Might be easier from a desktop but that would mean transferring photos to my desktop to upload and just seems clunky. Not sure what I'm doing wrong as I don't have trouble in other forums or SOC media sites.
  • Los Angeles
  • 87 k75

Offline johnny

  • TrailBrakingThrottleWhacker
  • ^ Quintessential Motobricker
  • Posts: 7369
  • Whacking...n...Chopping Sliding...n...High Siding
Re: My k75 cafe fighter thing
« Reply #7 on: April 17, 2018, 11:38:54 AM »










dont know... less than 2 minutes on samsung note...

whack aint it...

j o
  • :johnny i parks my 96 eleven hundert rs motobrick in dodge county cheezconsin  :johnny

Offline sooprvylyn

  • Motobrick Curious
  • Posts: 14
Re: My k75 cafe fighter thing
« Reply #8 on: April 17, 2018, 11:39:24 AM »
Ducky....


Yeah dude I have essentially broken my build down into 3 stages. Mostly cuz it's my daily driver and I had to keep it an rolling restore.  My bike has only been out of commission for 5 days during the entire process, everything has been planned to keep her on the road.


The first stage was powder coating so I did a bunch of wrenching and replacingrbearings, rubber bits, hoses and lubing stuff and all that fun maintentance/deep clean while parts were at the powdercoaters.


Stage 2 was body and paint...this took a while.  I had to teach myself welding and fiberglassing to do the back end work I wanted to do.  I actually built a subframe about 2 years ago and was riding it with a Ducati monster pad I had fashioned to fit on the subframe for about 2 years. I  had purchased a k100 tank on eBay to replace my dented original tank(from my 2 early drops on this, my first bike).   My original plan was to strip and polish the aluminum tank and do a minimal cafe build. But when I got the tank in and saw the oem pearl white paint was pristine I couldn't bring myself to do it, I had to change my plan to keep that pretty paint.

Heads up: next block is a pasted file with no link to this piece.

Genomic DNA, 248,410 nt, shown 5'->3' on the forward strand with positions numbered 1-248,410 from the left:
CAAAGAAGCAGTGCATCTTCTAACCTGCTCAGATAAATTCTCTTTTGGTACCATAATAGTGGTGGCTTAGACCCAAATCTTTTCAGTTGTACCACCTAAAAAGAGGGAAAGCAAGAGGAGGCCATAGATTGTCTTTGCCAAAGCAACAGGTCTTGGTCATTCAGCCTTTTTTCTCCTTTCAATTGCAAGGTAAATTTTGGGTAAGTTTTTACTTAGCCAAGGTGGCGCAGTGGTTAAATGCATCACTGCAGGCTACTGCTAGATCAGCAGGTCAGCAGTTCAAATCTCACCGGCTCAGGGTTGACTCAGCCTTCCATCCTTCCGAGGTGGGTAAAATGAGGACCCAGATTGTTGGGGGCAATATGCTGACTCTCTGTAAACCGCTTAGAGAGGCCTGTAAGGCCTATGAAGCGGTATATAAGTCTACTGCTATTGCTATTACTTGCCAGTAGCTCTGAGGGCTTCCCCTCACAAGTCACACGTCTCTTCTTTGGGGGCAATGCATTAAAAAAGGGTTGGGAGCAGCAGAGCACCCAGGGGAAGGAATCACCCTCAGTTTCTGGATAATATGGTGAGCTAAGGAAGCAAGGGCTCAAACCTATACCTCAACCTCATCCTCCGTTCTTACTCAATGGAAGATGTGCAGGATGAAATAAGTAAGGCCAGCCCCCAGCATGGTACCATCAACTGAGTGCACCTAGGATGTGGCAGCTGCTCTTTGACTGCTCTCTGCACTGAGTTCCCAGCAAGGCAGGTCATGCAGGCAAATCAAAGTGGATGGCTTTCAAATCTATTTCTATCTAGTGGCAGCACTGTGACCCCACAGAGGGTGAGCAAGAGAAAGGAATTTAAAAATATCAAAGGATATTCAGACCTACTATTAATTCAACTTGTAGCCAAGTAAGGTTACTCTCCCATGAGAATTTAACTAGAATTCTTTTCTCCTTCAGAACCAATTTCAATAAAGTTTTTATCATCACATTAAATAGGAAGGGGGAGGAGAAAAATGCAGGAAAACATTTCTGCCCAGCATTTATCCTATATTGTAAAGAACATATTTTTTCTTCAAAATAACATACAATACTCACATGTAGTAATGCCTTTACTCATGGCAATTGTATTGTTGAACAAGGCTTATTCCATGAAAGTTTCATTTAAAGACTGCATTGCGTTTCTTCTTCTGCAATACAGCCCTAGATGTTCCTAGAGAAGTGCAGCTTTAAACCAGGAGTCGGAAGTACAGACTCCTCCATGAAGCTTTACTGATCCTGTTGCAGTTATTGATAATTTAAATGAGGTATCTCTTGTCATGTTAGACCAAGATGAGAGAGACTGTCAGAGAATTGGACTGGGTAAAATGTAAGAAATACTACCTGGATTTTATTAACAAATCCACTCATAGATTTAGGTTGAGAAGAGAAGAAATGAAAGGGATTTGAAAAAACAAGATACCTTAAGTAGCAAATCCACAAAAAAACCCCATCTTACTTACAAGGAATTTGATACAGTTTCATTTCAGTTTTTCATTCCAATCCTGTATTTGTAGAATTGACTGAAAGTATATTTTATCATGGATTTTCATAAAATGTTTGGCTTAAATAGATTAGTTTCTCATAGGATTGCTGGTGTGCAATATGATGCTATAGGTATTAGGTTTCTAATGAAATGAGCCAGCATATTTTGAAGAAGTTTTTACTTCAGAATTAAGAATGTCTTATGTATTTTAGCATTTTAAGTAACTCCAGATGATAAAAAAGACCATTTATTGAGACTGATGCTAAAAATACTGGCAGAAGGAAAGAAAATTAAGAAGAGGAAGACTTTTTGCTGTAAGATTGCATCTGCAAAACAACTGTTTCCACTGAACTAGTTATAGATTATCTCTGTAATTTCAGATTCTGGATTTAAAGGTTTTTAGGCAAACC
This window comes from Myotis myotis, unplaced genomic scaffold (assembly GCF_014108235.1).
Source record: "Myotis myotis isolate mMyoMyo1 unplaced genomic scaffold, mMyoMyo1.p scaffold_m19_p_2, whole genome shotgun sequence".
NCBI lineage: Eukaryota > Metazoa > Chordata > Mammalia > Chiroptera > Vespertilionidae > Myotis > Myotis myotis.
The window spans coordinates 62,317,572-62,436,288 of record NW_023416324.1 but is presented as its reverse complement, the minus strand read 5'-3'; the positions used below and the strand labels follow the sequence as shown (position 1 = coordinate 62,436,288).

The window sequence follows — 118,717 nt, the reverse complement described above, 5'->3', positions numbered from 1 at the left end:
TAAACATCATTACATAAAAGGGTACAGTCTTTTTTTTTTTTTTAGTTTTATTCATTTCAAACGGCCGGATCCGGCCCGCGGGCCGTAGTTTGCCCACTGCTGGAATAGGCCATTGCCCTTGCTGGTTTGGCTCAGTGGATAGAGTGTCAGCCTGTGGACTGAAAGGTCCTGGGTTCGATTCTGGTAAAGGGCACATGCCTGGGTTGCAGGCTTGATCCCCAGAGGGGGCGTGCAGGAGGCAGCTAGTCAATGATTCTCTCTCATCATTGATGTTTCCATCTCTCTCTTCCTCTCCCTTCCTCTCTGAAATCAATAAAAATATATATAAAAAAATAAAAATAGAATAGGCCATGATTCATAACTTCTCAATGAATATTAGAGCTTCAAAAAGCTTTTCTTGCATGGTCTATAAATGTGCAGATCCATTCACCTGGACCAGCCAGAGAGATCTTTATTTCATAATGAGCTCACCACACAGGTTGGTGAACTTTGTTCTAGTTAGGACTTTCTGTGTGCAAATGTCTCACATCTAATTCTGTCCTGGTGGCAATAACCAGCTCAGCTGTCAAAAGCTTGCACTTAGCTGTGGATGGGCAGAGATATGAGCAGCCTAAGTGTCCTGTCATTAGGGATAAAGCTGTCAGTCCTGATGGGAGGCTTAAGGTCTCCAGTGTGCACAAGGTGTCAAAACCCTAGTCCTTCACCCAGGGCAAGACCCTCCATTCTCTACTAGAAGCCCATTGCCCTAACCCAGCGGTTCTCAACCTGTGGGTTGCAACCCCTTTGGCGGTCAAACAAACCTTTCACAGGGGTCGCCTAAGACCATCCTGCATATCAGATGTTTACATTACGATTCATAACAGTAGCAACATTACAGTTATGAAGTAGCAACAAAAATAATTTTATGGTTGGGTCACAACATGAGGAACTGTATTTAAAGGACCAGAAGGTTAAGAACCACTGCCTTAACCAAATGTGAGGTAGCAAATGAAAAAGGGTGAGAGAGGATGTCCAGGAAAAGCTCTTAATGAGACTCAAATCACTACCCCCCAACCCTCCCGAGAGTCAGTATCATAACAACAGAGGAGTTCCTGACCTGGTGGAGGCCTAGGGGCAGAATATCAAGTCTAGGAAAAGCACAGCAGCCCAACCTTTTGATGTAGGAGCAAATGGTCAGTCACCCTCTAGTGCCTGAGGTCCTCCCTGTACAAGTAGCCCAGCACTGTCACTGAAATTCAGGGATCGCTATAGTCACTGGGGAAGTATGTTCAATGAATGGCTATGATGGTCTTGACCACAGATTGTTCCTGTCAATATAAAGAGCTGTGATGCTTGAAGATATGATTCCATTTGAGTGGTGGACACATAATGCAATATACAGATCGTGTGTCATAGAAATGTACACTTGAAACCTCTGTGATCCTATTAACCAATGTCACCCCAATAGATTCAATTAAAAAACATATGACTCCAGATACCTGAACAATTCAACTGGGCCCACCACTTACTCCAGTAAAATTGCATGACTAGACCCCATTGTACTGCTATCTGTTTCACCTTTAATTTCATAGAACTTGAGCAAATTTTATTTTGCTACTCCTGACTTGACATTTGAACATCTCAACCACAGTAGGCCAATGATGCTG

Once I got the powdercoating done it was time to tackle the real for real fiberglassing for that tail section.  It took me about 2 months to get the seat shaped and glassed, reshape the radiator shroud for the k100 lines, fix some minor body work.on the engine spoiler and then off to the painter.  He did a decent job matching as I was able to track down a few pearl white paint codes.


This brings be up to today.  Now I have the 3rd stage of my build left to do.....electric, guages, hand controls.  This is the stage I've been dreading the most as I feared this is the stage that will put my bike down for a few weeks while.i sort everything out.  I'll probably hold off for the season though so I can ride for a bit. 


I'm probably gonna do an m-unit conversion and I already have levers, new master cylinder and switches.  Still gotta get a new brake line, cables, guages, idiot lights(none now, yeah so...) And of course wires to build out the new loom...oh and design a new bracket that mounts into the old handbar area on the top tree to hold all the lights and speedo and guages.  I have the schematic for the m-unit from.the k100 forums so I'm studying it now.....